• If a non-solicitation notification does not accompany the public availability of an email address
  • The message you are sending is relevant to the person’s business, role, functions or duties in a business or official capacity

In the case of someone purchasing products or services from a business, the implied consent is valid for 2 years.

Can you send an email to ask for consent?

No, you can’t. An electronic message that contains a request for consent to send a CEM is also considered to be a commercial electronic message.

Should I track the consents I am getting?

Yes! You must be able to prove you got consent from the recipient. Remember that senders must prove they received consent.

What are the requirements for a means to unsubscribe to emails or text messages?

With the CEMs you send, you must include an option to unsubscribe.
For example, you can add a clear link in an email with a link to unsubscribe with a click. In the case of text messages, the CEM sent via SMS may include the explicit mention that the recipient can text “STOP” to unsubscribe.
You can offer recipients to unsubscribe to all or specific CEMs your organization sends, such as emails, newsletters, blog posts or text messages.
The unsubscribe mechanism must be simple, quick and easy for the end-user to understand.

Are they exemptions?

There are several exemptions of which are the followings. CASL doesn’t apply in the case of:

  • A message sent by an individual to another with whom he or she has a personal or family relationship.
  • A message sent to a person who is engaged in a commercial activity and consists solely of an inquiry or application related to that activity. For example, in the case someone sends a quote for the supply of goods or services requested by the message’s recipient, CASL doesn’t apply.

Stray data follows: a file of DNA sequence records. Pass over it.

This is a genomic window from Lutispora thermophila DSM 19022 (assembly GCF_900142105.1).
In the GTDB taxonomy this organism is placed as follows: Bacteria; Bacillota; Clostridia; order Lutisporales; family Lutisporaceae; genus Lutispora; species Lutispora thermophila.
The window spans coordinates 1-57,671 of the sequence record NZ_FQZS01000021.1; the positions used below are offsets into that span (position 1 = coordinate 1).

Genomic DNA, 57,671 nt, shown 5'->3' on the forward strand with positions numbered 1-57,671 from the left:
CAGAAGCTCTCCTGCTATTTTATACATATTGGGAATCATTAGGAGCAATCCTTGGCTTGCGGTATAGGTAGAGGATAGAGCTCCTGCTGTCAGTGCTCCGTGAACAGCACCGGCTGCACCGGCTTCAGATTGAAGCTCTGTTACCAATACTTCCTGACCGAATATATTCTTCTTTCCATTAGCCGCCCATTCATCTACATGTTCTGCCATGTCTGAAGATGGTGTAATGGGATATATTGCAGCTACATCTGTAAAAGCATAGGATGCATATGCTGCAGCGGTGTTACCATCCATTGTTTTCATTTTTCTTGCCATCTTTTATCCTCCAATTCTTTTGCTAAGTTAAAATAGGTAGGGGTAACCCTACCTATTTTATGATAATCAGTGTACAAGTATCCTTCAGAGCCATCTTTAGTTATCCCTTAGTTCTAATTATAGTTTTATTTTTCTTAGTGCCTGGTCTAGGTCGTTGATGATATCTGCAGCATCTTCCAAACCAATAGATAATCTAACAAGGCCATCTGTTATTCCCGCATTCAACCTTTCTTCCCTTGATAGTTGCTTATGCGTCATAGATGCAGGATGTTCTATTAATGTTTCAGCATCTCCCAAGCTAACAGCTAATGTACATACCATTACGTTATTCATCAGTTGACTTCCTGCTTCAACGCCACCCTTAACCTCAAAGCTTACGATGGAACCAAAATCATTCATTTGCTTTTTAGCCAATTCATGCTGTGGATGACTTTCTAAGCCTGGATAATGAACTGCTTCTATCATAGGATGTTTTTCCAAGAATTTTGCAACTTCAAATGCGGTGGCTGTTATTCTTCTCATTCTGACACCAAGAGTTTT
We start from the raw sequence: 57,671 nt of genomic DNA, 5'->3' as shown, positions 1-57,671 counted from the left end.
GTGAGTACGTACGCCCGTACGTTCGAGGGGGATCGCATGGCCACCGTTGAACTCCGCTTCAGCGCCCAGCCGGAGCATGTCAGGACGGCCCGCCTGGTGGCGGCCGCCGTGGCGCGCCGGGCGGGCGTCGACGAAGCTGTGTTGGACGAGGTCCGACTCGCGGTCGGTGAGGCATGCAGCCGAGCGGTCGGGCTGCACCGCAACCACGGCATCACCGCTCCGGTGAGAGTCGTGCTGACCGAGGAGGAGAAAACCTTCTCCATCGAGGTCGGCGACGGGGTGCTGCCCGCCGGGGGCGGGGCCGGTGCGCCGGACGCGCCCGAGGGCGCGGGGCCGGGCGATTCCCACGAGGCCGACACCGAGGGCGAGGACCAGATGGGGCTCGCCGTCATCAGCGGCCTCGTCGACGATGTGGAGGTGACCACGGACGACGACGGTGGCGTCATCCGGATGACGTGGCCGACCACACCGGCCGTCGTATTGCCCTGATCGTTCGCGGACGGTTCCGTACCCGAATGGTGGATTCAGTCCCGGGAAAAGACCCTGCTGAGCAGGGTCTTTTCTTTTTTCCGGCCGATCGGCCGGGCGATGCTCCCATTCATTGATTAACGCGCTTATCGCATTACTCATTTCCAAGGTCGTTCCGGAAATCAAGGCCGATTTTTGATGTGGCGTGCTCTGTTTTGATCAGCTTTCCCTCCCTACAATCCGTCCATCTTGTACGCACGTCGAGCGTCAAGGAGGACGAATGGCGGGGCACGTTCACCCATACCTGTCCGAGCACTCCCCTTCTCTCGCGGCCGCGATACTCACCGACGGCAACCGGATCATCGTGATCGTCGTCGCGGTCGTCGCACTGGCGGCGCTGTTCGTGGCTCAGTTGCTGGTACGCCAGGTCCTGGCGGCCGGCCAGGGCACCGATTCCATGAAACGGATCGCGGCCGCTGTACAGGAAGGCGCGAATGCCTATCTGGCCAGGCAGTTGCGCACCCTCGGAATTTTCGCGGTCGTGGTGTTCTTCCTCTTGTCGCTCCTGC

• A message that provides warranty information, product recall information, or safety or security information about a product, goods or a service that the person to whom the message is sent uses, has used or has purchased.
  • A message that provides notification of factual information about a purchase, use, subscription, membership, account, loan, delivery of goods, etc.
  • In the case of B2B CEMs, there is an exemption as far as some criteria are respected:
    • The message is sent from an individual from an organization to another individual of the recipient organization
    • The two organizations must have a relationship
    • The message must address topic matters that are relevant to the CEMs you are sending

For the detailed exemptions regarding CASL, refer to the law.

Does CASL apply to non-profit organizations and registered charities?

Yes. However, there are exemptions. For more information refer to section 3(g) of the Governor-in-Council Regulations for CEMs sent by or on behalf of a registered charity in which the primary purpose of the CEMs is to raise funds for charities.

Does CASL apply to political parties and candidates?

CEMs sent by or on behalf of a political party or a person who is a candidate for elected office are excluded if the primary purpose of the CEM is to solicit a contribution, according to the Governor-in-Council (GIC) Regulations.

In conclusion, CASL applies to most CEMs. This is not limited to emails as the regulation also includes voicemails and text messages. In other words, CASL also applies to text messaging. Now that you know what CASL consists of and what you should do, make sure you have the right tools to ensure compliance.

If you are not using texting for your business today, you may want to start looking for the best CASL-compliant solution that will meet with your goals.
Take a look at our platform today.

Sources